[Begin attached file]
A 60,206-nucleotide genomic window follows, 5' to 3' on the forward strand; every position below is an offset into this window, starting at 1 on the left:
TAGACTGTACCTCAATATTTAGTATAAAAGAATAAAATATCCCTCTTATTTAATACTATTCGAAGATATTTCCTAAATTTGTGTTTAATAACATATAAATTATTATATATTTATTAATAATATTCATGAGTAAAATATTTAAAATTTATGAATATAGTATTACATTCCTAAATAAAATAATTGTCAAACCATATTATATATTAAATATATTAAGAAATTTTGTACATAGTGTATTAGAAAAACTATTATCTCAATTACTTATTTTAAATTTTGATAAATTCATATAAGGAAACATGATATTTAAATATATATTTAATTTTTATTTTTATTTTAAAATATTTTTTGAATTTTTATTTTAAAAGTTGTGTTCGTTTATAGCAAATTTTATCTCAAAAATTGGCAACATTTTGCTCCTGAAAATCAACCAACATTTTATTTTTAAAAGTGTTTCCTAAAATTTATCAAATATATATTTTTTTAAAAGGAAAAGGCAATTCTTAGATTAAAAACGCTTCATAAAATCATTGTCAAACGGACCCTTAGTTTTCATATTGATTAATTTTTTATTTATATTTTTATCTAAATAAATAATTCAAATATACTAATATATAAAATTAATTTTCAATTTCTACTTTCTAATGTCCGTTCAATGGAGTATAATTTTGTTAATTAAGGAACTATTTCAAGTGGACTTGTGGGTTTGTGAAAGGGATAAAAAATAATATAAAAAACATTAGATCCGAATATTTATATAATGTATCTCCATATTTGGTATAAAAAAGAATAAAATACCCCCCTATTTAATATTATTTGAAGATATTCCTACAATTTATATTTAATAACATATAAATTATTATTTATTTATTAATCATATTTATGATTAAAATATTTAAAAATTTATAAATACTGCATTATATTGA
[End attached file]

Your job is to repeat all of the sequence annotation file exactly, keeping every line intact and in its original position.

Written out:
A 60,206-nucleotide genomic window follows, 5' to 3' on the forward strand; every position below is an offset into this window, starting at 1 on the left:
TAGACTGTACCTCAATATTTAGTATAAAAGAATAAAATATCCCTCTTATTTAATACTATTCGAAGATATTTCCTAAATTTGTGTTTAATAACATATAAATTATTATATATTTATTAATAATATTCATGAGTAAAATATTTAAAATTTATGAATATAGTATTACATTCCTAAATAAAATAATTGTCAAACCATATTATATATTAAATATATTAAGAAATTTTGTACATAGTGTATTAGAAAAACTATTATCTCAATTACTTATTTTAAATTTTGATAAATTCATATAAGGAAACATGATATTTAAATATATATTTAATTTTTATTTTTATTTTAAAATATTTTTTGAATTTTTATTTTAAAAGTTGTGTTCGTTTATAGCAAATTTTATCTCAAAAATTGGCAACATTTTGCTCCTGAAAATCAACCAACATTTTATTTTTAAAAGTGTTTCCTAAAATTTATCAAATATATATTTTTTTAAAAGGAAAAGGCAATTCTTAGATTAAAAACGCTTCATAAAATCATTGTCAAACGGACCCTTAGTTTTCATATTGATTAATTTTTTATTTATATTTTTATCTAAATAAATAATTCAAATATACTAATATATAAAATTAATTTTCAATTTCTACTTTCTAATGTCCGTTCAATGGAGTATAATTTTGTTAATTAAGGAACTATTTCAAGTGGACTTGTGGGTTTGTGAAAGGGATAAAAAATAATATAAAAAACATTAGATCCGAATATTTATATAATGTATCTCCATATTTGGTATAAAAAAGAATAAAATACCCCCCTATTTAATATTATTTGAAGATATTCCTACAATTTATATTTAATAACATATAAATTATTATTTATTTATTAATCATATTTATGATTAAAATATTTAAAAATTTATAAATACTGCATTATATTGA